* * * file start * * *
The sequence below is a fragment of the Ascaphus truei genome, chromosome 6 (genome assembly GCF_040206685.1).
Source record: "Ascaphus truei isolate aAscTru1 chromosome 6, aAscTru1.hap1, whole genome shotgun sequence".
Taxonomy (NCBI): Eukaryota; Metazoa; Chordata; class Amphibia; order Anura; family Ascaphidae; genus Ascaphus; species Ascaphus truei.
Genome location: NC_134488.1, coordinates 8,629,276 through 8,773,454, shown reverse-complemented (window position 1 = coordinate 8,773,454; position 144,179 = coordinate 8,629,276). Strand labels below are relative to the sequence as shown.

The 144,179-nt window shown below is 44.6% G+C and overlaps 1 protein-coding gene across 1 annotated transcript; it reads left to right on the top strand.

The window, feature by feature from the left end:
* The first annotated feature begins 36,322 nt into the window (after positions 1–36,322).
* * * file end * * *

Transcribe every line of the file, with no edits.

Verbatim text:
The sequence below is a fragment of the Ascaphus truei genome, chromosome 6 (genome assembly GCF_040206685.1).
Source record: "Ascaphus truei isolate aAscTru1 chromosome 6, aAscTru1.hap1, whole genome shotgun sequence".
Taxonomy (NCBI): Eukaryota; Metazoa; Chordata; class Amphibia; order Anura; family Ascaphidae; genus Ascaphus; species Ascaphus truei.
Genome location: NC_134488.1, coordinates 8,629,276 through 8,773,454, shown reverse-complemented (window position 1 = coordinate 8,773,454; position 144,179 = coordinate 8,629,276). Strand labels below are relative to the sequence as shown.

The 144,179-nt window shown below is 44.6% G+C and overlaps 1 protein-coding gene across 1 annotated transcript; it reads left to right on the top strand.

The window, feature by feature from the left end:
* The first annotated feature begins 36,322 nt into the window (after positions 1–36,322).